The term “community violence” is used to describe public violence. It may refer to school shootings and acts of terrorism (see resources here and here), but it also refers to violence that happens in one’s neighborhood. In 2014, nearly 25% of children under 18 reported witnessing violence in the past year, and an estimated three million specifically witnessed gun violence.
The United States is an outlier compared to other developed nations: American children aged 5 to 14 are 21 times more likely to be killed with guns.
- The impact of violence is deeply embedded in even the youngest children’s psyches and environments. A constant sense of feeling unsafe impacts children’s psychological and physiological development. Long exposure to stress hormones creates trauma and results in toxic stress, which affects children’s development and long-term physical and mental health.
- Children from low socio-economic zip codes experience the worst of the gun violence crisis. Individuals living just a mile apart may have life expectancies that vary drastically. The effects of gun violence are concentrated within certain neighborhoods (for instance, in the Chicago neighborhood of Lincoln Park, life expectancy is fifteen years longer than in some communities on the South Side). In 2015, half of all gun homicides took place in 127 cities that account for less than one quarter of the nation’s population. Within these cities gun violence is concentrated in small neighborhood areas that together make up just 1.5% of the country’s population, but they experienced 26% of America’s total gun homicides.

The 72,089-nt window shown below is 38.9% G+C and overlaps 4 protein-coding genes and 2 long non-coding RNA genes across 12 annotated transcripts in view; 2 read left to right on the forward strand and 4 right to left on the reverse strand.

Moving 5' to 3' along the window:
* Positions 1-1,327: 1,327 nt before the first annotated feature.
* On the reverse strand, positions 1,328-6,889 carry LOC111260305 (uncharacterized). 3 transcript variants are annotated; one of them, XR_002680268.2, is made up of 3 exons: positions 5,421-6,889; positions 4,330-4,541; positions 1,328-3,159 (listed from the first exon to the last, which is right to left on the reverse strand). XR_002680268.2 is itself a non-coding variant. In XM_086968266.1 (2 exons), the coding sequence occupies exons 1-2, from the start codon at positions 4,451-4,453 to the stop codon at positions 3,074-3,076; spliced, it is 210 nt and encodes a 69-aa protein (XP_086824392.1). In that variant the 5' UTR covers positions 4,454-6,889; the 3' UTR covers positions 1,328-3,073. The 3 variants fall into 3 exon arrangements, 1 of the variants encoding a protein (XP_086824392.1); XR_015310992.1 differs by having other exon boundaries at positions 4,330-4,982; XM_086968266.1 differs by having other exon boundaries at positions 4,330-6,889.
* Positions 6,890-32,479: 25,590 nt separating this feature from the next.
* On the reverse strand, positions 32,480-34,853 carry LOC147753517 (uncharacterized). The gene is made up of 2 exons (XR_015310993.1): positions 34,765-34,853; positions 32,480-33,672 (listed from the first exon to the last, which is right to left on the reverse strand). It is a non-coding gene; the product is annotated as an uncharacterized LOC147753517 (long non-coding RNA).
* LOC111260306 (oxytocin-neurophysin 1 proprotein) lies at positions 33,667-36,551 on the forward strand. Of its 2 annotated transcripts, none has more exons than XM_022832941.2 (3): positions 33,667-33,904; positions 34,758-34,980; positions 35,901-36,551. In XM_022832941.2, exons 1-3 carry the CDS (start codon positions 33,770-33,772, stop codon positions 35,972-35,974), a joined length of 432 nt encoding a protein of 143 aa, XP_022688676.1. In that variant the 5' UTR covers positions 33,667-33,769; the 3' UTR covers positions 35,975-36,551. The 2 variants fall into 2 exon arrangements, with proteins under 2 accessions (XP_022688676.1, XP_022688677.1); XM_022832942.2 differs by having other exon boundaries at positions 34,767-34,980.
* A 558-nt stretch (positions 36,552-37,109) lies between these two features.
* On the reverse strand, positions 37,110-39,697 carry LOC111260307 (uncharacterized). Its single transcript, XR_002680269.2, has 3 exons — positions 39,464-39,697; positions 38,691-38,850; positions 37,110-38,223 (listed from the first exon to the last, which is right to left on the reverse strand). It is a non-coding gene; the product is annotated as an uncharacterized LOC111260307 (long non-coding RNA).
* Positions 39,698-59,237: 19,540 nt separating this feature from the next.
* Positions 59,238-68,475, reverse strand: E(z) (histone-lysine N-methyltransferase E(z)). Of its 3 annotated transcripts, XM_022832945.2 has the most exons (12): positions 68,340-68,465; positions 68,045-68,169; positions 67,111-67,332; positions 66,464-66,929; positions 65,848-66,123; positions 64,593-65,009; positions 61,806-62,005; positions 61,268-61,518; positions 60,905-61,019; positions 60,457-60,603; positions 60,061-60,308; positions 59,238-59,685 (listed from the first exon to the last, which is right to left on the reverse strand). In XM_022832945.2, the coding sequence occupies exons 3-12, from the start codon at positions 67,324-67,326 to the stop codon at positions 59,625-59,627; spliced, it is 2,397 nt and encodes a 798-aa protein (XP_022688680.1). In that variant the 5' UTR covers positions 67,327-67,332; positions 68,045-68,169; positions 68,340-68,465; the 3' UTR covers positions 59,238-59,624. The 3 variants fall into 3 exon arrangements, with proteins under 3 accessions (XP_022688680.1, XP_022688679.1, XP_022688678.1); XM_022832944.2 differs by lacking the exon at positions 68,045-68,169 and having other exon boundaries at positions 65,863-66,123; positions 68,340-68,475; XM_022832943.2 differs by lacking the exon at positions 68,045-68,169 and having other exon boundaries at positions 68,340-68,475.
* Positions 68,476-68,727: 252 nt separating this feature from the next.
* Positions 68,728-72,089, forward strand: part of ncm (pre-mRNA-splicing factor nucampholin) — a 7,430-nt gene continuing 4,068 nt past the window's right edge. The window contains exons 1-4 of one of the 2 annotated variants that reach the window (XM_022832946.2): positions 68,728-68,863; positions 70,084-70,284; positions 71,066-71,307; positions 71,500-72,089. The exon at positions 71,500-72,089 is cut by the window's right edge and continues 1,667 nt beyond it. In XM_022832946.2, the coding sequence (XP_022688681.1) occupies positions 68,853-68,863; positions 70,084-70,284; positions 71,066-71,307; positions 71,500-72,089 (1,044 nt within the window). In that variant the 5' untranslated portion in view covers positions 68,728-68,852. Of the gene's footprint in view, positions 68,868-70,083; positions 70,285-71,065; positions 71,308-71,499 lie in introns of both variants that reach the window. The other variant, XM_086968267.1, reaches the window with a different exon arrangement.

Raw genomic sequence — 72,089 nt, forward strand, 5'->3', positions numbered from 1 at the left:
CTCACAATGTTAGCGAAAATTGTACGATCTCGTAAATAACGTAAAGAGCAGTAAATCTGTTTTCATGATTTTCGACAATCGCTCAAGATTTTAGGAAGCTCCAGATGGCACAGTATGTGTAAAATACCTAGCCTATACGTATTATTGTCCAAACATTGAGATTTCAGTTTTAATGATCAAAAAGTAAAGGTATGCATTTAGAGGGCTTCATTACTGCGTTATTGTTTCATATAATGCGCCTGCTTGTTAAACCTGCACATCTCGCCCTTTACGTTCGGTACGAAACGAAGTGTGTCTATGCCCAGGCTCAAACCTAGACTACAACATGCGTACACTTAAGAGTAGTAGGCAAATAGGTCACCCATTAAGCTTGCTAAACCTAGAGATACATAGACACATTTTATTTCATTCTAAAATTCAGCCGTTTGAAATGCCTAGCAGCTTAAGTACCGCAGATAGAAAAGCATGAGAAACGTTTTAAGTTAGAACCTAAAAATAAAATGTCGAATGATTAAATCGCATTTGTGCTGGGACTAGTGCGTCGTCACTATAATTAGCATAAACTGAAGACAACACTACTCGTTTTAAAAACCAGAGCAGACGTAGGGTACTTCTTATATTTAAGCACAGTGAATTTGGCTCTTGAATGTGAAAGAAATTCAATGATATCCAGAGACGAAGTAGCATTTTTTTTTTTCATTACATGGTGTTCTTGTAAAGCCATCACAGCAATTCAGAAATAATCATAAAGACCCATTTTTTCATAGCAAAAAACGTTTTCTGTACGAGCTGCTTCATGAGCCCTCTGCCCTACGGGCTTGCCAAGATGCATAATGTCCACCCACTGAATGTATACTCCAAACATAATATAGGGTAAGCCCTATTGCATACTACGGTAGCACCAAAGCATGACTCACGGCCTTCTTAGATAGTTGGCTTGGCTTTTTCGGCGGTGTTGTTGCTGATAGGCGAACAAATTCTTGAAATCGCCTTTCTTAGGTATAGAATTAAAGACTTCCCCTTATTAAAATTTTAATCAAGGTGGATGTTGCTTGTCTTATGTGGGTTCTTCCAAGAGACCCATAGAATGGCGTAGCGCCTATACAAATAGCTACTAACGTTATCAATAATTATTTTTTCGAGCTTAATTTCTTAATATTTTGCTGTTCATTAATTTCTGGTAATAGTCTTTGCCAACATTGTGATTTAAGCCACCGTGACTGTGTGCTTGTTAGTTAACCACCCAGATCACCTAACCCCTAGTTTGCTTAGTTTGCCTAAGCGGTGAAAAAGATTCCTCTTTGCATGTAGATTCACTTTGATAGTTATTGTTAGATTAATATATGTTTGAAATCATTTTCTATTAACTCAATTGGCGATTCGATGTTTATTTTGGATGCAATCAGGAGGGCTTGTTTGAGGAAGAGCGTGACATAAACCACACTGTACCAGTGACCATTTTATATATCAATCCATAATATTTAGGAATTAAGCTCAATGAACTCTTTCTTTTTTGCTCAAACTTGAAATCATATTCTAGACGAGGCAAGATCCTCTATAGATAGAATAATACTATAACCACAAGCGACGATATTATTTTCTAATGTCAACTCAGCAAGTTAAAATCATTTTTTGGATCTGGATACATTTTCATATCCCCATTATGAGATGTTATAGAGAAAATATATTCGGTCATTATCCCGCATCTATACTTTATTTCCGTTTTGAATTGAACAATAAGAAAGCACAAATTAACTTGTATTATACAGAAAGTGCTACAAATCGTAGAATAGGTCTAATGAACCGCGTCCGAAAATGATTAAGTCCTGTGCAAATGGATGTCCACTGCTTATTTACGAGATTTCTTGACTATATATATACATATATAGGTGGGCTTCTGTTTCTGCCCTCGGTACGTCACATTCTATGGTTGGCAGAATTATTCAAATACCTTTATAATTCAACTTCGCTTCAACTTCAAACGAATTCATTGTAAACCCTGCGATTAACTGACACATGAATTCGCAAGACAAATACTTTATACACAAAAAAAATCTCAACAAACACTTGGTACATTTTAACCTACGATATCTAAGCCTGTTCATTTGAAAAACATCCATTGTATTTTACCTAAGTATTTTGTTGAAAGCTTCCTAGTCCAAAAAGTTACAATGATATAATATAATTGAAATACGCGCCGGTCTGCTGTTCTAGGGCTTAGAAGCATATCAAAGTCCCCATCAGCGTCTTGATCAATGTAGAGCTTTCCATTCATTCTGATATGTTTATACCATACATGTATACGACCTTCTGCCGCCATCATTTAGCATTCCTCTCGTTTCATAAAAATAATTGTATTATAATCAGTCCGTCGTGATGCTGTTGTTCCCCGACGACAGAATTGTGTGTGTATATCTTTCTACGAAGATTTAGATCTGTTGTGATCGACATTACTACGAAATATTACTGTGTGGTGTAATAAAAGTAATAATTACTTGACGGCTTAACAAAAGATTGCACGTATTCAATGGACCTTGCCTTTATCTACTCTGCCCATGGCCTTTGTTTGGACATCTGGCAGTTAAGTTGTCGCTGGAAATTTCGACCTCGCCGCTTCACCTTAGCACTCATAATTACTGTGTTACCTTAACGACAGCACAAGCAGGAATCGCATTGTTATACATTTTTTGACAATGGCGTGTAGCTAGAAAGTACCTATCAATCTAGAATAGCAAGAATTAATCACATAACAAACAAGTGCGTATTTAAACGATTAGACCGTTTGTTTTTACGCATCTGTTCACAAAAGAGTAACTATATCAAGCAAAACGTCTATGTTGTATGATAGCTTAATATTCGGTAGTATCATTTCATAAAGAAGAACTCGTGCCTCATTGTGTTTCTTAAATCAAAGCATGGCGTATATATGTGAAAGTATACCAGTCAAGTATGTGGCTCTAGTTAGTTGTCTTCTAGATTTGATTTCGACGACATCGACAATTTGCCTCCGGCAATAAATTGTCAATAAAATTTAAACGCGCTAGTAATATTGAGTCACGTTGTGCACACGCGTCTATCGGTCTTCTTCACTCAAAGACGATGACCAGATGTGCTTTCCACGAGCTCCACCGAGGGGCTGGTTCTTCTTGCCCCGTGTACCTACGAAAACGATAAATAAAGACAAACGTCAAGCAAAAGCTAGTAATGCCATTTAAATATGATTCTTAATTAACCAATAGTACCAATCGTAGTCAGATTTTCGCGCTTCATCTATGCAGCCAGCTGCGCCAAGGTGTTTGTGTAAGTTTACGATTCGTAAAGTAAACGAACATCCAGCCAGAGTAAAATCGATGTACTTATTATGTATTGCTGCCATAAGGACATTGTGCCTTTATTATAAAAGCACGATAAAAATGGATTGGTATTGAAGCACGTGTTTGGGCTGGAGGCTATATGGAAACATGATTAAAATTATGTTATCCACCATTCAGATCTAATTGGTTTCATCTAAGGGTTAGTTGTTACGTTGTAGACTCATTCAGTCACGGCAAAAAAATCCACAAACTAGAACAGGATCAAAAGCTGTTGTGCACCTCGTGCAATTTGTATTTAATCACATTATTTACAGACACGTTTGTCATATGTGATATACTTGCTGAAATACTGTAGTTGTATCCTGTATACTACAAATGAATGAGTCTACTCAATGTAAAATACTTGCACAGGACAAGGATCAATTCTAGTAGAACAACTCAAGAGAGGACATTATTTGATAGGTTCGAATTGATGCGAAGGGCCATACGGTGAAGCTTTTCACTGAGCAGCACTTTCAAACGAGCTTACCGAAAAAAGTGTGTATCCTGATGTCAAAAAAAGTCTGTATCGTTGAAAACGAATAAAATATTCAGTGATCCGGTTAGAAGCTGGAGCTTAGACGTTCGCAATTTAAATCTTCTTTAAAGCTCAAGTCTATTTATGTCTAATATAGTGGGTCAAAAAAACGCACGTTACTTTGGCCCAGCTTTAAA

- Black and Latinx children are disproportionately represented: Firearms are the first leading cause of death for all American children 19 and under, the first leading cause of death for Black children and the second leading cause of death for Latinx children. Black children and teens in the U.S. are 14 times more likely than White children to die by gun homicide; Latinx children and teens are three times more likely.
Lessening the incidence of violence and its effects is a big and complicated job, but it starts with caring adults who recognize every child’s right to safety and regard violence as everyone’s problem, regardless of zip code.